LAS VEGAS – On the eve of the opening of CES 2018 to the public, Intel Corp. CEO Brian Krzanich took a minute at the beginning of his keynote to directly address the Meltdown and Spectre vulnerabilities.

“The primary focus of our decisions and discussions have been to keep our customer’s data safe,” he said. “As of now, we have not received any information that these exploits have been used to obtain customer data.”

Krzanich assured customers Intel is continuing to work on the issue. The best thing to do is to download the updates issued by various operating system makers and system manufacturers. Intel will also be issuing updates of its own.

“For our processor products released in the last five years, Intel expects to issue updates for more than 90 per cent of them in a week, and the remaining by the end of January,” he said. “We expect the performance impact of these patches to be highly workload dependent.”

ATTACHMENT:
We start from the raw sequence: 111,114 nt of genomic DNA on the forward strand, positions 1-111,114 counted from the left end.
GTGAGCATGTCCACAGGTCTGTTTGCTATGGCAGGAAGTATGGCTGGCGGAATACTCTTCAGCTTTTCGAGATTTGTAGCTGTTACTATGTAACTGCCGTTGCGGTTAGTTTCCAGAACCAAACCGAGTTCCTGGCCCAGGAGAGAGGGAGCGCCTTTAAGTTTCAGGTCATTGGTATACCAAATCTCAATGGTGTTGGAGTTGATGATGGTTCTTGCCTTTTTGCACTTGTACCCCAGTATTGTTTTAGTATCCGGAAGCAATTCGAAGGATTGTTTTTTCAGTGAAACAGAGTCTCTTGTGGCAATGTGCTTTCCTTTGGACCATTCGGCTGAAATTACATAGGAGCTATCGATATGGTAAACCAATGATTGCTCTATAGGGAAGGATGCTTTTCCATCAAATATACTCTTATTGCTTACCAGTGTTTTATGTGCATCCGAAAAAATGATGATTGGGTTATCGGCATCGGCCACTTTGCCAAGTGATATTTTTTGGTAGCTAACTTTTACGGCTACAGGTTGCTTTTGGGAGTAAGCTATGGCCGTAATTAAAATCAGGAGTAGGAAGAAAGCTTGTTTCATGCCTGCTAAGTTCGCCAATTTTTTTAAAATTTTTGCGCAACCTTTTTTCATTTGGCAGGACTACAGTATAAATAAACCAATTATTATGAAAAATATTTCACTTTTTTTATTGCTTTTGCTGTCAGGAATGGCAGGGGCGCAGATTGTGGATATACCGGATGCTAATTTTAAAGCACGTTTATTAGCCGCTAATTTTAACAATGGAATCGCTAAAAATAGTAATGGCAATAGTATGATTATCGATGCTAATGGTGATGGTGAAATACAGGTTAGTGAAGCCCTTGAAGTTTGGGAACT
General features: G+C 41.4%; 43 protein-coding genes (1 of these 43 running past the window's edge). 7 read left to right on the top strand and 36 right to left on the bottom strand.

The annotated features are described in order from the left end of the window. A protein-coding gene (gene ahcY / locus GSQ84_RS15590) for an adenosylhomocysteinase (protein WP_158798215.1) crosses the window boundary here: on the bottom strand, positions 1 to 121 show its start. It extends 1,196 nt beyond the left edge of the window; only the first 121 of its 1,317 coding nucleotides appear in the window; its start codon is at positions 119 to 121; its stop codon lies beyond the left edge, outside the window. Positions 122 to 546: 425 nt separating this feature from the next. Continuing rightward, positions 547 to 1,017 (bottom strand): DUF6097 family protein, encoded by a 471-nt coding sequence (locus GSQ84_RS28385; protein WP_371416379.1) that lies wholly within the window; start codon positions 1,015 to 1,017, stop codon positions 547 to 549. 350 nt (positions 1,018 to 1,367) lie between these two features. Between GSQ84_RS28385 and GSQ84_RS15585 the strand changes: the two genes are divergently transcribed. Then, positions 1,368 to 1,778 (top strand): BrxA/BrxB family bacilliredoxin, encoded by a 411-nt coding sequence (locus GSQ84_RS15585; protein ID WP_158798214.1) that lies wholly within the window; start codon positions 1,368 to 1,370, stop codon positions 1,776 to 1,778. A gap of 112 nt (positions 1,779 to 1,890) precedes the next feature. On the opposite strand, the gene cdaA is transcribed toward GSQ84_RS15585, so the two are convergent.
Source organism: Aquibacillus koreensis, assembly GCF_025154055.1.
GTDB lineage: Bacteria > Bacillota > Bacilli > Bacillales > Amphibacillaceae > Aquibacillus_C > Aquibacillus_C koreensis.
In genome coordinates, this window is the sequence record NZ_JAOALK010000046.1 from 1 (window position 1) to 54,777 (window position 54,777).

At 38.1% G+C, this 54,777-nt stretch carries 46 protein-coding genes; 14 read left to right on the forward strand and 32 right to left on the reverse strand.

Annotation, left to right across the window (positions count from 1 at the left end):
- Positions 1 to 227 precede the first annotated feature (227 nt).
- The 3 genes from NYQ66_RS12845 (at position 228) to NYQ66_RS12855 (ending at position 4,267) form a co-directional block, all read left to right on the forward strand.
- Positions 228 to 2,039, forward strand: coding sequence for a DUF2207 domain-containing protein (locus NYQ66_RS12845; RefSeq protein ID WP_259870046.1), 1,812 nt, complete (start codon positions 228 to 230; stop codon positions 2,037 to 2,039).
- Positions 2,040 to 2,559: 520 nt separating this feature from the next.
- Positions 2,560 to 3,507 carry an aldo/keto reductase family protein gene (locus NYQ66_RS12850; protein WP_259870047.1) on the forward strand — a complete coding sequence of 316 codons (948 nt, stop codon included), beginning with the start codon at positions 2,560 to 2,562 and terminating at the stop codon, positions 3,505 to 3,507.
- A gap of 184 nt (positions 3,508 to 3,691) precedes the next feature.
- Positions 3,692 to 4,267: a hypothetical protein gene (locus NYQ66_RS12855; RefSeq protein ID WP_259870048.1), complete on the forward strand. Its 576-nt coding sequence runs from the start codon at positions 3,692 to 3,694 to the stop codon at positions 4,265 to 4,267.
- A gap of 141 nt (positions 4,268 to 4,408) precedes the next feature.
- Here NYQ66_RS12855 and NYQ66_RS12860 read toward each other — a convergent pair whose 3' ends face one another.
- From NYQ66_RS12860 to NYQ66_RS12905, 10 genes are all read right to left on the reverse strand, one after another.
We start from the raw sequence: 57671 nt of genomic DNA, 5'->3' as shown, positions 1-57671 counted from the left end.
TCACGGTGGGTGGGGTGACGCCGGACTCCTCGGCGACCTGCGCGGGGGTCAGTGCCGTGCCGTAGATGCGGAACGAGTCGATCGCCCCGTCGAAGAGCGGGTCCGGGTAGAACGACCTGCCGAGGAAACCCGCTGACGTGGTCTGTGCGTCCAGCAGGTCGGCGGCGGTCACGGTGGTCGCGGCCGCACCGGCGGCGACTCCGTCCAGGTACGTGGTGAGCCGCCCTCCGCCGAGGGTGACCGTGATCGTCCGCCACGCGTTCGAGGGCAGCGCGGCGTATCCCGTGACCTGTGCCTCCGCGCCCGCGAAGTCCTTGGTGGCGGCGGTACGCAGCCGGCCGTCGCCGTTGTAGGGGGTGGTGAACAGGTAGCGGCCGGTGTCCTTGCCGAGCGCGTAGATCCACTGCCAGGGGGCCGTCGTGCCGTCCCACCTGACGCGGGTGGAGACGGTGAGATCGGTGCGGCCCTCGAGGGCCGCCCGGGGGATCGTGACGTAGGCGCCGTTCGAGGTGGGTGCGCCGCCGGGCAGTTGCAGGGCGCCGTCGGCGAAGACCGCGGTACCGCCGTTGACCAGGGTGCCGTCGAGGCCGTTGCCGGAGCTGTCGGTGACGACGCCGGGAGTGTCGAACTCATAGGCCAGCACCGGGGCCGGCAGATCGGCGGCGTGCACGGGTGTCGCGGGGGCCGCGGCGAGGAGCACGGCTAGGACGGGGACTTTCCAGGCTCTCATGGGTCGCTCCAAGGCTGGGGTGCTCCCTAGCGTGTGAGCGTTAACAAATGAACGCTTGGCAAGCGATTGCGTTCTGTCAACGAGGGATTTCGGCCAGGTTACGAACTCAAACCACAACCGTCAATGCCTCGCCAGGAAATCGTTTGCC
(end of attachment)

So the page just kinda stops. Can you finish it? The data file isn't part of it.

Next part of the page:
As a result, Intel will continue working with the industry to continue minimizing the impact on those workloads over time, he added.

The problem Krzanich is addressing was first discovered by Google researchers. They found that some unprotected data held in system memory could be accessed without authorization while it is being processed. The vulnerabilities, dubbed Meltdown and Spectre, affect Intel chips, as well as AMD and ARM chips. Security researchers have said that Intel’s chips are most vulnerable.

The researchers that made the original discovery of the vulnerability say it’s not likely that a victim of an attack exploiting this flaw would be able to detect it. There’s no traces left in traditional log files.



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